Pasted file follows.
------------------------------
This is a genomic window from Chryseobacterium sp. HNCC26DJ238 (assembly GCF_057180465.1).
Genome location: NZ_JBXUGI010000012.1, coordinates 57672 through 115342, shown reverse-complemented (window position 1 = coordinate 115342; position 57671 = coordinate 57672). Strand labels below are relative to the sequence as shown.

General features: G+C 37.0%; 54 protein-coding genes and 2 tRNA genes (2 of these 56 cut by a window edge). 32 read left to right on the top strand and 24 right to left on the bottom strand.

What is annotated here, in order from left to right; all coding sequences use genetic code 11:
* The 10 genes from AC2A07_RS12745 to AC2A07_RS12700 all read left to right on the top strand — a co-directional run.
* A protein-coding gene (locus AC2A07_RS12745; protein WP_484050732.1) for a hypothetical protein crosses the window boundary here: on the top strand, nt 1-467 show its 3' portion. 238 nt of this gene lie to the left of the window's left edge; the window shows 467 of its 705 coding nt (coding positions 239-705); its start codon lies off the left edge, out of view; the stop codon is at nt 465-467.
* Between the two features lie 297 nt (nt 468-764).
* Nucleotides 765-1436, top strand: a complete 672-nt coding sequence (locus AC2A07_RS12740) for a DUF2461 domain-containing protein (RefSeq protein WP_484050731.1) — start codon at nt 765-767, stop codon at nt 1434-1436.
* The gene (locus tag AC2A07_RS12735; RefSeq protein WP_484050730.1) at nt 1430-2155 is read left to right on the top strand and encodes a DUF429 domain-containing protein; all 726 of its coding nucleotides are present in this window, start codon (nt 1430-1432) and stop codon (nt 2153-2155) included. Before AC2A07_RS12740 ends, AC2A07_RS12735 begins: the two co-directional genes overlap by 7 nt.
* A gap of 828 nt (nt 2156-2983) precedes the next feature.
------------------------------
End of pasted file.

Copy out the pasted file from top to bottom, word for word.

This is a genomic window from Chryseobacterium sp. HNCC26DJ238 (assembly GCF_057180465.1).
Genome location: NZ_JBXUGI010000012.1, coordinates 57672 through 115342, shown reverse-complemented (window position 1 = coordinate 115342; position 57671 = coordinate 57672). Strand labels below are relative to the sequence as shown.

General features: G+C 37.0%; 54 protein-coding genes and 2 tRNA genes (2 of these 56 cut by a window edge). 32 read left to right on the top strand and 24 right to left on the bottom strand.

What is annotated here, in order from left to right; all coding sequences use genetic code 11:
* The 10 genes from AC2A07_RS12745 to AC2A07_RS12700 all read left to right on the top strand — a co-directional run.
* A protein-coding gene (locus AC2A07_RS12745; protein WP_484050732.1) for a hypothetical protein crosses the window boundary here: on the top strand, nt 1-467 show its 3' portion. 238 nt of this gene lie to the left of the window's left edge; the window shows 467 of its 705 coding nt (coding positions 239-705); its start codon lies off the left edge, out of view; the stop codon is at nt 465-467.
* Between the two features lie 297 nt (nt 468-764).
* Nucleotides 765-1436, top strand: a complete 672-nt coding sequence (locus AC2A07_RS12740) for a DUF2461 domain-containing protein (RefSeq protein WP_484050731.1) — start codon at nt 765-767, stop codon at nt 1434-1436.
* The gene (locus tag AC2A07_RS12735; RefSeq protein WP_484050730.1) at nt 1430-2155 is read left to right on the top strand and encodes a DUF429 domain-containing protein; all 726 of its coding nucleotides are present in this window, start codon (nt 1430-1432) and stop codon (nt 2153-2155) included. Before AC2A07_RS12740 ends, AC2A07_RS12735 begins: the two co-directional genes overlap by 7 nt.
* A gap of 828 nt (nt 2156-2983) precedes the next feature.